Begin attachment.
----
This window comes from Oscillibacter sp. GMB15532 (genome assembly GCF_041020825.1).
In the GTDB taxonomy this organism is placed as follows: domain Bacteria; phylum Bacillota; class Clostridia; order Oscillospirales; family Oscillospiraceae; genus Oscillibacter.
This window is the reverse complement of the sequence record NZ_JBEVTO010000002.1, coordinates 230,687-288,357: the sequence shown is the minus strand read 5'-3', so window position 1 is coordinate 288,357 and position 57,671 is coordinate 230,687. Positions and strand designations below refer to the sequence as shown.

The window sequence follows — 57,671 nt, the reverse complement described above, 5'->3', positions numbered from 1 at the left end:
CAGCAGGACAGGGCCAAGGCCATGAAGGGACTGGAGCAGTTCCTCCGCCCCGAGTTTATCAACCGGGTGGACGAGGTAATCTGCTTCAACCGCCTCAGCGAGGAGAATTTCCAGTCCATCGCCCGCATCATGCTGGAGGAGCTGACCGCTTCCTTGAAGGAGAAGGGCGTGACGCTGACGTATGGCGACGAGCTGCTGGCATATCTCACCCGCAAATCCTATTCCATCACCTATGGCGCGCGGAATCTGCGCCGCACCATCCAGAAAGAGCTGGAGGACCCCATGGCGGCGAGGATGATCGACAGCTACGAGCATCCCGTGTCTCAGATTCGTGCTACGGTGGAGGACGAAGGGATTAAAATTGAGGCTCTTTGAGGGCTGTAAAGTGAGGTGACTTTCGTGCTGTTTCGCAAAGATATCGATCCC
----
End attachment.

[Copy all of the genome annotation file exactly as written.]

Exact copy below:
This window comes from Oscillibacter sp. GMB15532 (genome assembly GCF_041020825.1).
In the GTDB taxonomy this organism is placed as follows: domain Bacteria; phylum Bacillota; class Clostridia; order Oscillospirales; family Oscillospiraceae; genus Oscillibacter.
This window is the reverse complement of the sequence record NZ_JBEVTO010000002.1, coordinates 230,687-288,357: the sequence shown is the minus strand read 5'-3', so window position 1 is coordinate 288,357 and position 57,671 is coordinate 230,687. Positions and strand designations below refer to the sequence as shown.

The window sequence follows — 57,671 nt, the reverse complement described above, 5'->3', positions numbered from 1 at the left end:
CAGCAGGACAGGGCCAAGGCCATGAAGGGACTGGAGCAGTTCCTCCGCCCCGAGTTTATCAACCGGGTGGACGAGGTAATCTGCTTCAACCGCCTCAGCGAGGAGAATTTCCAGTCCATCGCCCGCATCATGCTGGAGGAGCTGACCGCTTCCTTGAAGGAGAAGGGCGTGACGCTGACGTATGGCGACGAGCTGCTGGCATATCTCACCCGCAAATCCTATTCCATCACCTATGGCGCGCGGAATCTGCGCCGCACCATCCAGAAAGAGCTGGAGGACCCCATGGCGGCGAGGATGATCGACAGCTACGAGCATCCCGTGTCTCAGATTCGTGCTACGGTGGAGGACGAAGGGATTAAAATTGAGGCTCTTTGAGGGCTGTAAAGTGAGGTGACTTTCGTGCTGTTTCGCAAAGATATCGATCCC